Why do you play fantasy baseball?
Is it simply for entertainment? Are you trying to win money? Whatever the reason, just like with real-life baseball, we should be doing everything in our power to come out on top. Regardless of if the prize is money or bragging rights, being able to win a fantasy baseball league is a great feeling!
Right now, a lot of the content with fantasy baseball is with regards to category leagues. That being said, I bet that a deep dive into the population of fantasy baseball players would reveal that a majority play in points league.
In category leagues, you have to worry about building a balanced team that can hit the “80th percentile target” in each category. For points leagues, though, you simply can draft the team that will accumulate the most points, similar to football. It’s very simple, and, in a way, adds an extra layer of entertainment value.
With that addressed, it’s time to analyze how players are going to produce from a points league perspective. For the most part, standard rankings are done based on our intuition and confidence in each player. While there is nothing wrong with this approach, I simply prefer to look at how a player is going to produce in specific statistics, rather than trying to solve the whole puzzle.
That led to me creating my own manual projections to establish a ranking system. These may not be in the exact order I prefer, like standard rankings, but I wanted to keep needed objectiveness to go with the subjective touch of manual projections. More information on the projections can be found in the introductory post of this series.
Today, we’ll be focusing on the first base position. In points leagues, this position takes a step up, as it’s filled with players with power and who walk; the lack of stolen bases matters much less. In the end, you could aim for an elite player, or wait out what is a relatively deep position. What will you do? That’s all up to you; there is no perfect strategy!
So, which first basemen should be targeting or avoiding? Which first basemen get a boost or drop-off in points leagues as compared to category leagues. Let us dive into it!
Stats via Fangraphs and Baseball Savant
Category League First Base Projections & Tiers HERE
2022 Points League First Base Rankings
|1||Vladimir Guerrero Jr.||TOR||1B||535|
|7||Jake Cronenworth||SD||1B, 2B, SS||396|
|13||Max Muncy||LAD||1B, 2B||357|
|15||DJ LeMahieu||NYY||1B, 2B, 3B||402|
|16||Ty France||SEA||1B, 2B||336|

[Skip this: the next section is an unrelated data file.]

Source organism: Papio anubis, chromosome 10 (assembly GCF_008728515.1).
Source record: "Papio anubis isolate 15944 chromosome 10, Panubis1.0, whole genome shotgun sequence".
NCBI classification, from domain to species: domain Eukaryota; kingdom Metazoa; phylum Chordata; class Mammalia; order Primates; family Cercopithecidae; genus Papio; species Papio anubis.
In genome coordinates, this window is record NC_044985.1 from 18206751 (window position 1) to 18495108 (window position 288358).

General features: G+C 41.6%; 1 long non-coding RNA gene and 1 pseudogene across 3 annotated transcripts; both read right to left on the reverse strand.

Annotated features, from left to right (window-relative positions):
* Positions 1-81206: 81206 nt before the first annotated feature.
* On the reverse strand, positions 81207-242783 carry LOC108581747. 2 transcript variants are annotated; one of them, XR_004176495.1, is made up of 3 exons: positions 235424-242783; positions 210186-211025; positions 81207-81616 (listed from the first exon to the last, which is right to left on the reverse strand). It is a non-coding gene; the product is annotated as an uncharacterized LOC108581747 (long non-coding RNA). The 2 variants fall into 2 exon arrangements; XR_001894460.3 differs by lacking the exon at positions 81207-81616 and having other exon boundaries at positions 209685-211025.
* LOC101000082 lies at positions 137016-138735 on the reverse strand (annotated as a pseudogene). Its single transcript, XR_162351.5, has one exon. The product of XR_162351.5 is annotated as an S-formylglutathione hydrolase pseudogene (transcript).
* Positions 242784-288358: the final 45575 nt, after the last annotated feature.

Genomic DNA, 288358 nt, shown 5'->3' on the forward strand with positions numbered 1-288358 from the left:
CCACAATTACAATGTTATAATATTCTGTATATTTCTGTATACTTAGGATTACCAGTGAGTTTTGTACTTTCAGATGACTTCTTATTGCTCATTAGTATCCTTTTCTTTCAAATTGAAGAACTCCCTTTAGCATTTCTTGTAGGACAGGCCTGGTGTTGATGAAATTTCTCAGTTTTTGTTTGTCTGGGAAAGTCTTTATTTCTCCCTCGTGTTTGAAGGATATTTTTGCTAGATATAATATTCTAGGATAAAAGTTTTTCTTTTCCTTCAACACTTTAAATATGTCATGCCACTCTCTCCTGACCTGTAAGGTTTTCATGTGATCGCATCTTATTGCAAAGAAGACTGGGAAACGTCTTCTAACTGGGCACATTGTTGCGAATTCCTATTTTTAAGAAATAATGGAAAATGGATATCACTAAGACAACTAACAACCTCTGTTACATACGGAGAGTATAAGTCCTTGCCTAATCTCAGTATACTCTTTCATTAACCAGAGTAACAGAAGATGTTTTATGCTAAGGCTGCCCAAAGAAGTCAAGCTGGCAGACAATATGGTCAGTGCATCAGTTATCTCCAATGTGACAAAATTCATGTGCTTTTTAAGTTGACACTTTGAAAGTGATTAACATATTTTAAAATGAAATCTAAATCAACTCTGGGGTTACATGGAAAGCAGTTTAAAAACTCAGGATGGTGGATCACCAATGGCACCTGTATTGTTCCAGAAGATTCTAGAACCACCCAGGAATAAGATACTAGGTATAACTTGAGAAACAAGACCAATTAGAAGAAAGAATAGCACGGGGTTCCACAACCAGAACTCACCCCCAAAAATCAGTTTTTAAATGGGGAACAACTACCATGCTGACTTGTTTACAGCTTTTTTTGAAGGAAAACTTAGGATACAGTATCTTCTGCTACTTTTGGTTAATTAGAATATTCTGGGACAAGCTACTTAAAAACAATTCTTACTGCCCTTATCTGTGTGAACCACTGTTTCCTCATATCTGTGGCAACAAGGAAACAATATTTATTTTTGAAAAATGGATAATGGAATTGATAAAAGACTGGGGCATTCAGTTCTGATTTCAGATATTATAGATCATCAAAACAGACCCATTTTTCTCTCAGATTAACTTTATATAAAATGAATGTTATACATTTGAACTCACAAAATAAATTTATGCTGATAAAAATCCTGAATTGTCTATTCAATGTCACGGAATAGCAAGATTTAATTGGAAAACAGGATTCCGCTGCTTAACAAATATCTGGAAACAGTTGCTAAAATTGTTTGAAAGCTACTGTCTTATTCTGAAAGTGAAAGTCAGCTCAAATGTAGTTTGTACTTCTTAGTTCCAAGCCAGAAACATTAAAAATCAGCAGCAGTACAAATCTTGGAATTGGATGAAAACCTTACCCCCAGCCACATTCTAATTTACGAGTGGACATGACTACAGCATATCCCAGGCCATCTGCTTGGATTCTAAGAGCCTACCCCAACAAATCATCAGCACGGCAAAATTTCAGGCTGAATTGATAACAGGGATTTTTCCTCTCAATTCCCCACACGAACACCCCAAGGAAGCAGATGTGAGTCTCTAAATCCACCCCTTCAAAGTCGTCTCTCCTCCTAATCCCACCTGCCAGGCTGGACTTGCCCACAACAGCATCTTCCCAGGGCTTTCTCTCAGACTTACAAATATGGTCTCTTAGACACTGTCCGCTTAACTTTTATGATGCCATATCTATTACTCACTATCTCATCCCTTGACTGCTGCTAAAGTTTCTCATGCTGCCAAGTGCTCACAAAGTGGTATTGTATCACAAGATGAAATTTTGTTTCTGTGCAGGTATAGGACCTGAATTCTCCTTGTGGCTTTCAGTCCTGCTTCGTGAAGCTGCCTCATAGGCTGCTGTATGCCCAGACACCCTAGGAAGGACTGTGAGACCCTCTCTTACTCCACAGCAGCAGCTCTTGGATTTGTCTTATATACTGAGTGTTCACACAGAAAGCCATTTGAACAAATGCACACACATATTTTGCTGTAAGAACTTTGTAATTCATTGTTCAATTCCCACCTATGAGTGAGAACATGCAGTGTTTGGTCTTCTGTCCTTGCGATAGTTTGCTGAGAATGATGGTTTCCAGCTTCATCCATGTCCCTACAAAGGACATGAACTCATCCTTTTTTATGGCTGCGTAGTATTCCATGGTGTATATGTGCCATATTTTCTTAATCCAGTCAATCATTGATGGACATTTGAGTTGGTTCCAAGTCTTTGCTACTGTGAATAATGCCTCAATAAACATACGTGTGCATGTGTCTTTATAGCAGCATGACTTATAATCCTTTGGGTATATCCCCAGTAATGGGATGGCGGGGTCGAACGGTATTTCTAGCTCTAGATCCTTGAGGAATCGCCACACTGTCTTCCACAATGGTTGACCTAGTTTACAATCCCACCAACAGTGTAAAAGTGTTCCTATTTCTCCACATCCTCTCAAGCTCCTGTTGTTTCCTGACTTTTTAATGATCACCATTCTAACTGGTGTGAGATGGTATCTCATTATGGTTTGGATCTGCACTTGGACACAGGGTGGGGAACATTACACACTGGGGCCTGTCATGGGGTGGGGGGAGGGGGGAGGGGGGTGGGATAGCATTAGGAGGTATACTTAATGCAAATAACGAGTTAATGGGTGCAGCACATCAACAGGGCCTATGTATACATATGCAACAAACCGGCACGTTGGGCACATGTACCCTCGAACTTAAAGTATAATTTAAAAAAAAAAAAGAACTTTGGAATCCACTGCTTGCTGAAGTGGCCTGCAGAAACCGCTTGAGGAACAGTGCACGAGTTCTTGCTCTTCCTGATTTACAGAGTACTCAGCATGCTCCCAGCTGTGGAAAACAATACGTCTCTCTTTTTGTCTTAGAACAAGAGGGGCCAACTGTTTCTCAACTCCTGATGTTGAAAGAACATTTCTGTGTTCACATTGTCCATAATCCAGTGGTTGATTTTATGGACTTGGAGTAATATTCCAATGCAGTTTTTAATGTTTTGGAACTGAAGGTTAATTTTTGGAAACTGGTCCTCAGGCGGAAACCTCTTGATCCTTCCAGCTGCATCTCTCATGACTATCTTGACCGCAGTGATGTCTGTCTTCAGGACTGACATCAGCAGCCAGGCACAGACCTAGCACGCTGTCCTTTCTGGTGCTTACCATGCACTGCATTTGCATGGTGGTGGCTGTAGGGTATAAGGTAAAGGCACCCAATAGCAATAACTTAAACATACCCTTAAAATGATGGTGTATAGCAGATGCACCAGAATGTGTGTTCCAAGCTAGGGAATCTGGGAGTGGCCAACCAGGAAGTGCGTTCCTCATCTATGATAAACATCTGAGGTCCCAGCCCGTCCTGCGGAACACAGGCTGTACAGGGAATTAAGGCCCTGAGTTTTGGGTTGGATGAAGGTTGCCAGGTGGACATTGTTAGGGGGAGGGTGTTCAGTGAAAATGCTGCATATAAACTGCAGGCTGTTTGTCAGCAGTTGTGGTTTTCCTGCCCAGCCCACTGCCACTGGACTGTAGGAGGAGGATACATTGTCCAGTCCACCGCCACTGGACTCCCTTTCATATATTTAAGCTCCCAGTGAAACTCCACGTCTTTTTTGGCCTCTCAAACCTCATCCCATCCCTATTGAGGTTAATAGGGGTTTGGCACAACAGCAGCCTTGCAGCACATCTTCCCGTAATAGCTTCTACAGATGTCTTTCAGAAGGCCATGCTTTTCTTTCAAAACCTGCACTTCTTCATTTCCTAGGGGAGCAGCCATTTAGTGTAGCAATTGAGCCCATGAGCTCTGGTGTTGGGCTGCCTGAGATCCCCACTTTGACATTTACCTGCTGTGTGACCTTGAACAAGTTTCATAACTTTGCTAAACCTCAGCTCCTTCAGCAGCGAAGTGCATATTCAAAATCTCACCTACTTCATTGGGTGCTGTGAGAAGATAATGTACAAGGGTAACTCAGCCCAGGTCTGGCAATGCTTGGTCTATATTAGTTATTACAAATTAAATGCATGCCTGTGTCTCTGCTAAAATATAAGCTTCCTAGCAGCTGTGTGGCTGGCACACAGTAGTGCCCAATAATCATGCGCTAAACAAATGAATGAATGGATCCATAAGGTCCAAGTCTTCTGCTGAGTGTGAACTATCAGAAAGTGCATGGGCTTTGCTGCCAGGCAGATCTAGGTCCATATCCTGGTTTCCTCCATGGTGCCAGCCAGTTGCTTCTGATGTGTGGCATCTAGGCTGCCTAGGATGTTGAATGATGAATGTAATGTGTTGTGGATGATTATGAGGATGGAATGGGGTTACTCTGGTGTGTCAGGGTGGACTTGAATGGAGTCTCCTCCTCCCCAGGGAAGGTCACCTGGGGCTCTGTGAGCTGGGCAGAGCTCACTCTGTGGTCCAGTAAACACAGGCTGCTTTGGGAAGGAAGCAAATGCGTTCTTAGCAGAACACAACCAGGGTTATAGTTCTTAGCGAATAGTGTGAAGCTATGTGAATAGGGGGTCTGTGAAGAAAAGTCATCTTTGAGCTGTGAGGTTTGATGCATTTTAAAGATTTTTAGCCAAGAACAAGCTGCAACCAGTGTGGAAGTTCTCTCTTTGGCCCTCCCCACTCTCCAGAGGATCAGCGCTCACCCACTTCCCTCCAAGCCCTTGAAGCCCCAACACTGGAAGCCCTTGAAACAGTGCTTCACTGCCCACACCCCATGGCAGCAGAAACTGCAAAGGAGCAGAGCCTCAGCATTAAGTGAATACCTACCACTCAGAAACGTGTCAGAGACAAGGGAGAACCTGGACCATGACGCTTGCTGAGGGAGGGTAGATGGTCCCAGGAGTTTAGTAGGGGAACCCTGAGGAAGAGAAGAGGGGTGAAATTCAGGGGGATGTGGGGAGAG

|20||Ryan Mountcastle||BAL||1B, OF||321|
|23||Lamonte Wade Jr.||SF||1B, OF||313|
|24||Jonathan Schoop||DET||1B, 2B||308|
|27||Alex Kiriloff||MIN||1B, OF||284|
|29||Yandy Diaz||TB||1B, 3B||279|
|32||Tyler Stephenson||CIN||C, 1B||265|
|34||Wilmer Flores||SF||1B, 2B, 3B||260|
|35||Jurickson Profar||SD||1B, OF||257|
|39||Pavin Smith||ARI||1B, OF||235|
|40||Yoshi Tsutsugo||PIT||1B, OF||219|
|41||Darin Ruf||SF||1B, OF||208|
Who Gets a Boost In Points Leagues?
|Player||Team||Roto Rnk||Pts Rnk||Rnk Change|
|Lamonte Wade Jr.||SF||26||23||-3|
- At any point, Carlos Santana could lose his job, as the Royals have multiple first base prospects waiting in the wings. For the time being, he may offer slight value in points leagues due to tremendous plate discipline and contact skills. That being said, his chase rate (22.5%) spiked last year, leading to a decreased walk rate (13.1%). Can he get back to being his old self in 2022? The ballpark and age (35) aren’t in his favor, though you never know!
- In category leagues, Yuli Gurriel mainly qualifies under “empty batting average”; he’s a one-category producer for the most part. In points leagues, however, he’s a legitimate starting option. Not only did he continue to make a lot of contact (11.2% K) last year, but he also nearly double his walk rate (9.8% BB) by swinging at far fewer pitches outside the zone (26.4%). If that sustains, he could easily finish as a top-ten player at the position.
- As we touched on recently, Josh Bell‘s underlying batted-ball metrics signal massive power upside if he can get back to hitting more fly balls. I’m more willing to take that chance in this format, as his floor is higher thanks to strong plate skills (11.4% BB, 17.8% K in 2022). Rhys Hoskins, meanwhile, is bumped up thanks to a double-digit walk rate with a very strong power projection.
- One of my favorite players to watch in baseball is actually Jake Cronenworth. He might not be overly flashy or exciting, but he consistently takes quality at-bats, plays all over the field, and is an incredibly balanced player. This doesn’t get captured greatly in category leagues, as he doesn’t provide a lot of stolen bases, nor elite production in any category. However, the overall balanced skill set he has, along with his ability to make an exceptional amount of contact (14% K) raise him in points leagues. The same goes, to a lesser extent, for Ty France, though he remains more of a volume-accumulating player who can move around your lineup based on his corner infield + middle infield eligibility.
Whose Value Decreases In Points Leagues?
|Player||Team||Roto Rnk||Pts Rnk||Rnk Change|
- No first baseman takes a bigger hit from adjusting from a category league to a points league than Ryan Mountcastle. It’s very hard for a hitter with a below-average walk rate (7% BB) and a high strikeout rate (27% K) to provide significant value in points leagues. The worst part? Based on his extremely high chase rate (38.1% BB) and previous track record, all projections have the walk rate coming down further. The change in dimensions to Orioles Park also hurts his power, yet his sure volume statistics give him strong enough counting statistics to project to be a top-ten first baseman in category leagues. In a lot of ways, he is the microcosm of the difference between category leagues and points leagues.
- In category leagues, Jared Walsh being projected to hit .265 with 25-30 home runs and plenty of RBIs is very intriguing. Unfortunately, he also strikes out (26% K) a lot, and he isn’t elite in other categories to make up for that; there’s a little risk in plate appearance volume too due to the potential for a platoon that cannot be ignored. Regardless, he falls into the similar trap of Mountcastle in terms of not being as valuable in this format.